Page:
Peripheral vascular trauma due to injuries of the upper and lower limbs are life-threatening, and their treatment require rapid diagnosis and highly-qualified surgical procedures. Experienced surgeons have recognized that subclavian arteries, affected by injuries of the upper limbs, require a more careful handling due to fragility than common iliac arteries, which are may be affected by injures of the lower limbs. We investigated these two artery types with comparable diameter to evaluate the differences in the biomechanical properties between subclavian and iliac arteries. Human subclavian and common iliac arteries of 14 donors either from the right or the left side (age: 63 yrs, SD: 19,9 female and 5 male) were investigated. Extension-inflation-torsion experiments at different axial strains (0-20%), transmural pressures (0-200 mmHg) and torsion (±25°) on preconditioned arterial tubes were performed. Residual stresses in both circumferential and axial direction were determined. Additionally, the microstructure of the tissues was determined via second-harmonic generation imaging and by histological investigations. At physiological conditions (pi=13.3 kPa, λz=1.1) common iliac arteries revealed higher Cauchy stresses in circumferential and axial directions but a more compliant response in the circumferential direction than subclavian arteries. Both arteries showed distinct stiffer behavior in circumferential than in axial direction. Circumferential stiffness of common iliac arteries at physiological conditions increased significantly with aging (r=-0.67,p=0.02). The median inversion stretches, where the axial force is basically independent of the transmural pressure, were determined to be 1.05 for subclavian arteries and 1.11 for common iliac arteries. Both arteries exhibited increased torsional stiffness, when either axial prestretch or inflation pressure was increased. Residual stresses in the circumferential direction were significantly lower for subclavian arteries than for common iliac arteries at measurements after 30 min (p=0.05) and 16hrs (p=0.01). Investigations of the collagen microstructure revealed different collagen fiber orientations and dispersions in subclavian and iliac arteries. The difference in the collagen microstructure revealed further that the adventitia seems to contribute significantly to the passive mechanical response of the tested arteries at physiological loadings. Histological investigations indicated pronounced thickened intimal layers in subclavian and common iliac arteries, with a thickness comparable to the adventitial layer. In conclusion, we obtained biomechanical differences between subclavian and common iliac arteries, which possibly resulted from their different mechanical loadings/environments and respective in vivo movements caused by their anatomical locations. The biomechanical differences explored in this study are well reflected by the microstructure of the collagen and the histology of the investigated arteries, and the results can improve trauma patient care and endovascular implant design.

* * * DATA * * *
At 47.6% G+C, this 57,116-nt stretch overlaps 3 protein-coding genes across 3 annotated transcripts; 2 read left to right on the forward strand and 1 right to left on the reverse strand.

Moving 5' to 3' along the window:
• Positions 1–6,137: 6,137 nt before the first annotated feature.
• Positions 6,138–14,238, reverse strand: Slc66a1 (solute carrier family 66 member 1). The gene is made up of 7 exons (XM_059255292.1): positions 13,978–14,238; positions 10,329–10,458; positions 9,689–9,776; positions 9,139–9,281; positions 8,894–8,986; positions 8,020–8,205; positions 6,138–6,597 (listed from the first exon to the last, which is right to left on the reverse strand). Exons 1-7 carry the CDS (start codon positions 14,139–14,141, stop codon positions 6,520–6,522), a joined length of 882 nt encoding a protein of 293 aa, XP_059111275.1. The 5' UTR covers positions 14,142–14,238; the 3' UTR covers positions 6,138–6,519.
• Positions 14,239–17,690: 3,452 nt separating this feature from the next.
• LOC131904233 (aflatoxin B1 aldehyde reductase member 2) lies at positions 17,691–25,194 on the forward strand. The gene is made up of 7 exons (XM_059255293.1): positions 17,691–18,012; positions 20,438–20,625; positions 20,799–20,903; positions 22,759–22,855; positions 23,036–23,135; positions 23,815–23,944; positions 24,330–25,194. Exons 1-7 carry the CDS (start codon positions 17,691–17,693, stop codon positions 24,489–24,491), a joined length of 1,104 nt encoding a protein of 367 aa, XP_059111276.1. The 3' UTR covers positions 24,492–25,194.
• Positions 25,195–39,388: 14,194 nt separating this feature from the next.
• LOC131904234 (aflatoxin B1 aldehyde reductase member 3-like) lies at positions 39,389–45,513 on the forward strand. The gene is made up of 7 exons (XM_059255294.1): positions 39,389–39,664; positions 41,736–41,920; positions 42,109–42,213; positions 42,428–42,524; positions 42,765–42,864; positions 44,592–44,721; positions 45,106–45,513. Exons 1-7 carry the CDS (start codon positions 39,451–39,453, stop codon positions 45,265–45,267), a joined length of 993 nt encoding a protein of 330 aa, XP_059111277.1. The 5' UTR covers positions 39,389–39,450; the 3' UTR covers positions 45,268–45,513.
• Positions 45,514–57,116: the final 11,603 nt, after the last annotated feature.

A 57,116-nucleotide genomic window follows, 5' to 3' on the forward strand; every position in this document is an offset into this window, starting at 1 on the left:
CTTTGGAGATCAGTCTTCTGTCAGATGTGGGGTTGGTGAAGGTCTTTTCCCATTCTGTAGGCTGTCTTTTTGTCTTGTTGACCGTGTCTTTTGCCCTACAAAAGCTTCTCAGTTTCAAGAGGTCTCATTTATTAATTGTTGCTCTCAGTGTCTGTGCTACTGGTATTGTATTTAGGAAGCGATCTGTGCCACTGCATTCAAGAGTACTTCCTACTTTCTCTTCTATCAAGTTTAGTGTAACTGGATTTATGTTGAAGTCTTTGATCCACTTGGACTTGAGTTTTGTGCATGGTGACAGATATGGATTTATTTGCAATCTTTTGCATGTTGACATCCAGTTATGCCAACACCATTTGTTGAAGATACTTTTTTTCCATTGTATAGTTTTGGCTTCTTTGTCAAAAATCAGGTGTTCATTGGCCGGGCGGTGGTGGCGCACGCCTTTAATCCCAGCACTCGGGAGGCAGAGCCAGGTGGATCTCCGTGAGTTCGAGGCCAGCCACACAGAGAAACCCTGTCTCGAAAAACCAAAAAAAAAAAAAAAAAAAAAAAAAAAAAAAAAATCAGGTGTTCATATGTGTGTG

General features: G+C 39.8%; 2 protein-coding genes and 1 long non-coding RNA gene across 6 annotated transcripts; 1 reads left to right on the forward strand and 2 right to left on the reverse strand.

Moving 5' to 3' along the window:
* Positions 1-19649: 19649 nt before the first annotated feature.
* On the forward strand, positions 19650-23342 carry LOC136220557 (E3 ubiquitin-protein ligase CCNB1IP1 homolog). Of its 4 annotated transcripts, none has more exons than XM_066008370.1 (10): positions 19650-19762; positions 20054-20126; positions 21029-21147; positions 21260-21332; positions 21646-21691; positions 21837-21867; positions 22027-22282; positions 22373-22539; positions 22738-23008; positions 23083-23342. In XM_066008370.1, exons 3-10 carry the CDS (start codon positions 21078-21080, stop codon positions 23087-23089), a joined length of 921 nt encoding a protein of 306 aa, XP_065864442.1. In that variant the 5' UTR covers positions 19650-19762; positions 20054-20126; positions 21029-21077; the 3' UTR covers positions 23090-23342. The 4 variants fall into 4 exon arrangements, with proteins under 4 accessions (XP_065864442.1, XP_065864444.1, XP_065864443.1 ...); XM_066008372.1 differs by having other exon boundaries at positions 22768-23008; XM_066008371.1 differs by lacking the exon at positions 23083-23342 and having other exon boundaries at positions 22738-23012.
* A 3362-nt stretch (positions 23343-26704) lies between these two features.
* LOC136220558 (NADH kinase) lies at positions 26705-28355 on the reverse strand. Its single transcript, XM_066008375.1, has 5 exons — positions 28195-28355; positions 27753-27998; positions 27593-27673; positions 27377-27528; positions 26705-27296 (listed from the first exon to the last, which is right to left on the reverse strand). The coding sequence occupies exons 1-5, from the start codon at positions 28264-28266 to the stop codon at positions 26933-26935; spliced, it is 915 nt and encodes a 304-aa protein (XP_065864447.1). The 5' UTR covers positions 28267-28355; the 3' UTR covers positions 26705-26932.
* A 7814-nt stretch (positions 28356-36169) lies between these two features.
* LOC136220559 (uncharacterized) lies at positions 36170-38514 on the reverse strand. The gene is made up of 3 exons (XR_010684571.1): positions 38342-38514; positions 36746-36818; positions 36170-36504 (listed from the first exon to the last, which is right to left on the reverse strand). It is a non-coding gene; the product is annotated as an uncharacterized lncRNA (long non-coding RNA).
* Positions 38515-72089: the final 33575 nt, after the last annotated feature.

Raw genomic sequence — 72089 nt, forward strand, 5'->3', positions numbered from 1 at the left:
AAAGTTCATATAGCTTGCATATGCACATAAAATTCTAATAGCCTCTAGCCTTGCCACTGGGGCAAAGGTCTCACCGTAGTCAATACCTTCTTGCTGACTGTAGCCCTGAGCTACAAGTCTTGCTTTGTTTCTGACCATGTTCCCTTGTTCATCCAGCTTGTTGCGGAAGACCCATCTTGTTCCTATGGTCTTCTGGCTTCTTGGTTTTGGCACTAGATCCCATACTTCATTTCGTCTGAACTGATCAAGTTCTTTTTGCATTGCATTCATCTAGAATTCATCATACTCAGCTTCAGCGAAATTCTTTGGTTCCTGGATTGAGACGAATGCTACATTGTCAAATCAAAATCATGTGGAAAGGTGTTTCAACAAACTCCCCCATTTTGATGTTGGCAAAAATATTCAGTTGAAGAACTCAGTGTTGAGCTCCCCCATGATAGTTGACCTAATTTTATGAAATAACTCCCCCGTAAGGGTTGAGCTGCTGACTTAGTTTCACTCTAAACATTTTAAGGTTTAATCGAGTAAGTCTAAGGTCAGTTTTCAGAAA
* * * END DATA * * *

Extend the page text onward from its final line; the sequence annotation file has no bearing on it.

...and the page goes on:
STATEMENT OF SIGNIFICANCE: During surgical interventions surgeons experienced that subclavian arteries (SAs) supplying the upper extremities, appear more fragile and prone to damage during surgical repair than common iliac arteries (CIAs), supplying the lower extremities. To investigate this difference in a systematic way the aim of this study was to compare the biomechanical properties of these two arteries from the same donors in terms of geometry, extension-inflation-torsion behavior, residual stresses, microstructure, and histology. In regard to cardiovascular medicine the material behavior of aged human arteries is of crucial interest. Moreover, the investigation of SA is important as it can help to improve surgical procedures at this challenging location. Over the long-term it might well be of value in the construction of artificial arteries for substituting native arteries. In addition, the analysis of mechanical stresses can improve design and material choice for endovascular implants to optimize long-term implant function.